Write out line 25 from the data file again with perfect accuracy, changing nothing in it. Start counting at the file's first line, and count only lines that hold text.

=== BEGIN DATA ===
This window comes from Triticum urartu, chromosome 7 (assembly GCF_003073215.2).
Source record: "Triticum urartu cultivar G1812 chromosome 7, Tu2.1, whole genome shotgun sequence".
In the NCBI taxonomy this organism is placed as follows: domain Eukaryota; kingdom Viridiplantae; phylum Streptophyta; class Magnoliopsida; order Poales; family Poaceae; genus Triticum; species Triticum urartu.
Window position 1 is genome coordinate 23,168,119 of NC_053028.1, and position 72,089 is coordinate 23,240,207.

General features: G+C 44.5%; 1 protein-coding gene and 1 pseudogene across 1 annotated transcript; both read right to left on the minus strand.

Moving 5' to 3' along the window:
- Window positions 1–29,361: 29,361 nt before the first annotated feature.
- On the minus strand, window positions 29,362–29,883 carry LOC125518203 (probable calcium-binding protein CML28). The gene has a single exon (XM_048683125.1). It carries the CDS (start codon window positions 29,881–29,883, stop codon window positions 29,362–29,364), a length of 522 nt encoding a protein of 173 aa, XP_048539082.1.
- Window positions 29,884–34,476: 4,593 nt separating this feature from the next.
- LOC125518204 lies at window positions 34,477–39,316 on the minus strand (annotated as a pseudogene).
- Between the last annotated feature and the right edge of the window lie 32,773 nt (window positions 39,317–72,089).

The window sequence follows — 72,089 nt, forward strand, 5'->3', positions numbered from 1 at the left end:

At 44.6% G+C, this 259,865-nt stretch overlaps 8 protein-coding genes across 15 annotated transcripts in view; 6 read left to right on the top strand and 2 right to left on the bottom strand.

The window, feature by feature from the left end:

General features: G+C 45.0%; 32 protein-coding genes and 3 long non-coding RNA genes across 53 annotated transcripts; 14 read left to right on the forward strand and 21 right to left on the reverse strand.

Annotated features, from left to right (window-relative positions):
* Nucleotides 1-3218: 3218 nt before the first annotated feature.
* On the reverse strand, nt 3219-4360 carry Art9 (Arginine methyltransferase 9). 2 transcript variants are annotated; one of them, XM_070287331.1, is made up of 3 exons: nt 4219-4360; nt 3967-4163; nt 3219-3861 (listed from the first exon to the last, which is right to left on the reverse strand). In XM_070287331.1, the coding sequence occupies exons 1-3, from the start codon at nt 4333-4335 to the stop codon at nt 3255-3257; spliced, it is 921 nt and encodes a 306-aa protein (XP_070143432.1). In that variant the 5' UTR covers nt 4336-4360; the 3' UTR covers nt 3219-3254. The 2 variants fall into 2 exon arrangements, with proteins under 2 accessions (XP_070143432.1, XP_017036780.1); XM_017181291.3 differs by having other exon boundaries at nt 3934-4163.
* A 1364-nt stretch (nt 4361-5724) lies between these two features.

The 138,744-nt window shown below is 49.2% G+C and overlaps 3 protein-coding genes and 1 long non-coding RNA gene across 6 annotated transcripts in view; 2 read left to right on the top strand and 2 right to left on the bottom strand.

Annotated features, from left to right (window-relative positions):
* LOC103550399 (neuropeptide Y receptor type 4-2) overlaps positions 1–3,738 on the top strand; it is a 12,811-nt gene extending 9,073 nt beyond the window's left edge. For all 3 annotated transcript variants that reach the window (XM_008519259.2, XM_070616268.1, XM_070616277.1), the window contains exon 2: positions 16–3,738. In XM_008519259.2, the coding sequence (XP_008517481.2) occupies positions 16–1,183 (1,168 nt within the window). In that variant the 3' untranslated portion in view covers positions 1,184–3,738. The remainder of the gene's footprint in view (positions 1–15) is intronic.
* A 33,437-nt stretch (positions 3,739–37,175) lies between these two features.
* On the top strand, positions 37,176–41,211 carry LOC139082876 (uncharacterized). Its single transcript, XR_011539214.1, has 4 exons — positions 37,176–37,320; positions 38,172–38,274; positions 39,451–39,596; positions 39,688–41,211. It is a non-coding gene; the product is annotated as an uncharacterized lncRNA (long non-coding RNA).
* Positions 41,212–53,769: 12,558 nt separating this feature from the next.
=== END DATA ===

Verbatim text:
* Positions 41,212–53,769: 12,558 nt separating this feature from the next.